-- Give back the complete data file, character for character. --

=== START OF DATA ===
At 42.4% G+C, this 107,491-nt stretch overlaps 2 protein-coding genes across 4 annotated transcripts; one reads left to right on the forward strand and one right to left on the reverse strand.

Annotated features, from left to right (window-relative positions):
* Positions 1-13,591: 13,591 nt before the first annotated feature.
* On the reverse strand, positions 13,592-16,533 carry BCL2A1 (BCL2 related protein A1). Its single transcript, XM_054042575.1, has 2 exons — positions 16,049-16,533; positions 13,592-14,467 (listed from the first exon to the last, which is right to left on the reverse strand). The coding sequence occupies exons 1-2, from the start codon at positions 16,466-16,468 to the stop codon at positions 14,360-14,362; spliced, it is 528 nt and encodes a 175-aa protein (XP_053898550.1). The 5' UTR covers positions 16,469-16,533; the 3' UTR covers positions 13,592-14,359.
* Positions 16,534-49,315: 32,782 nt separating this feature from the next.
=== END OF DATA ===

At 42.4% G+C, this 107,491-nt stretch overlaps 2 protein-coding genes across 4 annotated transcripts; one reads left to right on the forward strand and one right to left on the reverse strand.

Annotated features, from left to right (window-relative positions):
* Positions 1-13,591: 13,591 nt before the first annotated feature.
* On the reverse strand, positions 13,592-16,533 carry BCL2A1 (BCL2 related protein A1). Its single transcript, XM_054042575.1, has 2 exons — positions 16,049-16,533; positions 13,592-14,467 (listed from the first exon to the last, which is right to left on the reverse strand). The coding sequence occupies exons 1-2, from the start codon at positions 16,466-16,468 to the stop codon at positions 14,360-14,362; spliced, it is 528 nt and encodes a 175-aa protein (XP_053898550.1). The 5' UTR covers positions 16,469-16,533; the 3' UTR covers positions 13,592-14,359.
* Positions 16,534-49,315: 32,782 nt separating this feature from the next.